Cleveland Orchestra with Marin Alsop and David Fray

For my criticism class:

American orchestras rarely play American music. Aside from the occasional Appalachian Spring or Short Ride in a Fast Machine, works by American composers are scant in concert halls. Conductors like Marin Alsop who champion the music of this country are thus appreciated. Alsop has shown special devotion to Leonard Bernstein’s work, and has recorded pieces by John Corigliano, Jennifer Higdon, Roy Harris, Samuel Barber and Aaron Copland.  On Dec. 3 in Finney Chapel, she led the Cleveland Orchestra in a program that highlighted the last two composers, as part of the Artist Recital Series.

            Alsop followed Bernstein’s example by exploring the construction of Copland’s Third Symphony in brief introductory remarks, illustrated by musical samples. (Bernstein often lectured on pieces, most notably in his young people’s concerts). She explained that the whole symphony is based on Copland’s magnificent “Fanfare for the Common Man,” and shares that piece’s optimism, though the actual fanfare does not appear until the final movement.

            Bernstein’s strong interpretative ability lives on in Alsop, who ably navigated this monumental work. Copland’s wide-ranging, naïve phrases were supple and fluid in her hands, and the long piece felt confidently plotted, with a sure narrative. Cleveland’s winds were sublime in solos, while the brass imbued their epic fanfares with a radiant glory. The third movement begins with a stratospheric melody in the violins, a terrifying moment for intonation. The musicians fearlessly executed it, their pure tone beautifully contrasting with the pained theme.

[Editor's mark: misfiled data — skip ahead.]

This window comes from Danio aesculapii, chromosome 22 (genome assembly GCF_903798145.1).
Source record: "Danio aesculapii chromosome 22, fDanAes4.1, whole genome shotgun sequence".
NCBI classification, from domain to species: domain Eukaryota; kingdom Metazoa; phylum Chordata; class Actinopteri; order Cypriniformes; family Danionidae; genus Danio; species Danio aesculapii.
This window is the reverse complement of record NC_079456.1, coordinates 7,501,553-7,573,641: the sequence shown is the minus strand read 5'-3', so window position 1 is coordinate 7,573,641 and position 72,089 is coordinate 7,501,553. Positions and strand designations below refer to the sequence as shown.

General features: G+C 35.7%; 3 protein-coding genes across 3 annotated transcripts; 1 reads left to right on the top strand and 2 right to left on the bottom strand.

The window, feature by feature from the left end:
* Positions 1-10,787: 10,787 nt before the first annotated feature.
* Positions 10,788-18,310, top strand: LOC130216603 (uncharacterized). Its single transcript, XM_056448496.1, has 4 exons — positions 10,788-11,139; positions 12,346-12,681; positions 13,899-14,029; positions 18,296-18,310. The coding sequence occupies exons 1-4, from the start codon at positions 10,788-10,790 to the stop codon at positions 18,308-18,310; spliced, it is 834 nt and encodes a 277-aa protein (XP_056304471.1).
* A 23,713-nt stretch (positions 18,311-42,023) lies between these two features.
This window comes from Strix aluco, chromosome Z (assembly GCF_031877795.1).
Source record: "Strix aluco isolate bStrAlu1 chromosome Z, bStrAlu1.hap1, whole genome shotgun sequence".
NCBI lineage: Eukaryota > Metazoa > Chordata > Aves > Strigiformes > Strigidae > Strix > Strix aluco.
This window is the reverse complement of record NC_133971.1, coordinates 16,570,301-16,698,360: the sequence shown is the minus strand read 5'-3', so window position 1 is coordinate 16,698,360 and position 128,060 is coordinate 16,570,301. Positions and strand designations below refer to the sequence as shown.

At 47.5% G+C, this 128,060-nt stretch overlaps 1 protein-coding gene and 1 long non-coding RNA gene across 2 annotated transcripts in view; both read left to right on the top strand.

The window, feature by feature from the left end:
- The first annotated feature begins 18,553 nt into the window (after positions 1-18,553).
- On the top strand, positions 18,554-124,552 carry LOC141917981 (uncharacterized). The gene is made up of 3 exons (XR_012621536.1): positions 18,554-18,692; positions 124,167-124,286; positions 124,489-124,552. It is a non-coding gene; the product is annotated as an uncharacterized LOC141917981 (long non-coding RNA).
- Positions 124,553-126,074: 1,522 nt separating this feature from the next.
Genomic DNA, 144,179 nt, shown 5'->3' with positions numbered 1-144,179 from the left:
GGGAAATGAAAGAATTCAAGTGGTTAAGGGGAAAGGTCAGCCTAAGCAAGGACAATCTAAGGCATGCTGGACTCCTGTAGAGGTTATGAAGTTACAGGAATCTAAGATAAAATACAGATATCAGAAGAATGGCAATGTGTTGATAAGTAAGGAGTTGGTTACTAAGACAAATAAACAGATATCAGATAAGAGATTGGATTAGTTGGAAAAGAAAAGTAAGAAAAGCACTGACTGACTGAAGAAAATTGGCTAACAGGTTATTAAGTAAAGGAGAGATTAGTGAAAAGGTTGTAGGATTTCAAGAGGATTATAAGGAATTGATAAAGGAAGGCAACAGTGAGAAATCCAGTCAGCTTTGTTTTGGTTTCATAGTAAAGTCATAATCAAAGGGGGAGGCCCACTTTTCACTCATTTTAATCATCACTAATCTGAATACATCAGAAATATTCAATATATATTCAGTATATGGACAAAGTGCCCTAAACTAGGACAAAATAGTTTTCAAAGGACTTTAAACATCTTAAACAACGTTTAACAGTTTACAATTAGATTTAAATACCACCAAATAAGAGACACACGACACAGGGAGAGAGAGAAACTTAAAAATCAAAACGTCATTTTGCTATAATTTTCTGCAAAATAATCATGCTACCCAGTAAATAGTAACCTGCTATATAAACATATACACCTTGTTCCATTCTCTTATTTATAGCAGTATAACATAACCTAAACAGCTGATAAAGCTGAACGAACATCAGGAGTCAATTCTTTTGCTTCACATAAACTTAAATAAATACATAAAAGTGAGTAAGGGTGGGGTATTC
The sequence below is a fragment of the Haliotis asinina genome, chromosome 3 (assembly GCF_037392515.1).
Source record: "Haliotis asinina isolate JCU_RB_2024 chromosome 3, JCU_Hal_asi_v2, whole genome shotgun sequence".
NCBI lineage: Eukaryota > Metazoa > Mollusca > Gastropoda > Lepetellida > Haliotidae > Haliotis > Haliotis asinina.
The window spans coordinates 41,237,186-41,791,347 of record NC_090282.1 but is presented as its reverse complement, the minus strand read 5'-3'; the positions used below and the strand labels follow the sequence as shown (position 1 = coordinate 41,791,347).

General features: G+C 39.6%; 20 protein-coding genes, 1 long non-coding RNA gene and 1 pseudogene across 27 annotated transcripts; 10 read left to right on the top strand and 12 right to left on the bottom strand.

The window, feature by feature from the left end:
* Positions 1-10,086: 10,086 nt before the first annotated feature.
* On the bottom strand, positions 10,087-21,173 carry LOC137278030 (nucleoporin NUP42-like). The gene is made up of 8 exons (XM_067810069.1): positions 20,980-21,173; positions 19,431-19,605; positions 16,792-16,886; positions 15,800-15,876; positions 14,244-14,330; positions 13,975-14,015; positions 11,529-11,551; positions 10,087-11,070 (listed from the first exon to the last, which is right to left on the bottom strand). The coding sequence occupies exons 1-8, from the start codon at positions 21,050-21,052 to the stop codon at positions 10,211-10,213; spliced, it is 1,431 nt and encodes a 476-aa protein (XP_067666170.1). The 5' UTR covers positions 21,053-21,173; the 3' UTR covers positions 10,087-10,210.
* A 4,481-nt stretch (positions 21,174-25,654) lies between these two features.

Alsop and the orchestra also braved Copland’s piled-up, complex rhythms in moments that evoke a wind-up toy shattering to pieces as it marches. Copland poured all of his art into the finale, utilizing his majestic fanfare theme and the whole, massive orchestra. After a lone piccolo flits away from agonized, dissonant chords midway through the movement, the music strikes a hopeful tone, with bright themes and brilliant orchestration recalling a joyful Christmas scene full of presents and tolling bells.

            The composition of Barber’s Second Essay was, like the Copland, instigated by Serge Koussevitsky and premiered in the 1940s. Similarly, it features broad wind solos, stunning in the hands of Cleveland’s musicians, and contrasts wild, aggressive episodes with passionate lyricism. Alsop molded the music as if it were a tangible thing. She pulled phrases out of the air with visible effort, note by effortful note. This emotionality came to an expressive climax as the strings sawed at a unison note with broad bow strokes, each a dagger to the heart.

            The program also included Schumann’s Piano Concerto, with soloist David Fray. Alsop adeptly followed Fray while he folded his part into the texture of the orchestra, so that the experience was more chamber music than concerto. Fray’s technique was brilliant, but his playing lacked nuance and contrast, making the piece staid and repetitive.  

            Alsop and the Cleveland Orchestra amply illustrated the case for American classical music. As great as the European masterworks are, 20th century music from this country inhabits a different, fresh world, one that deserves to be explored more. 


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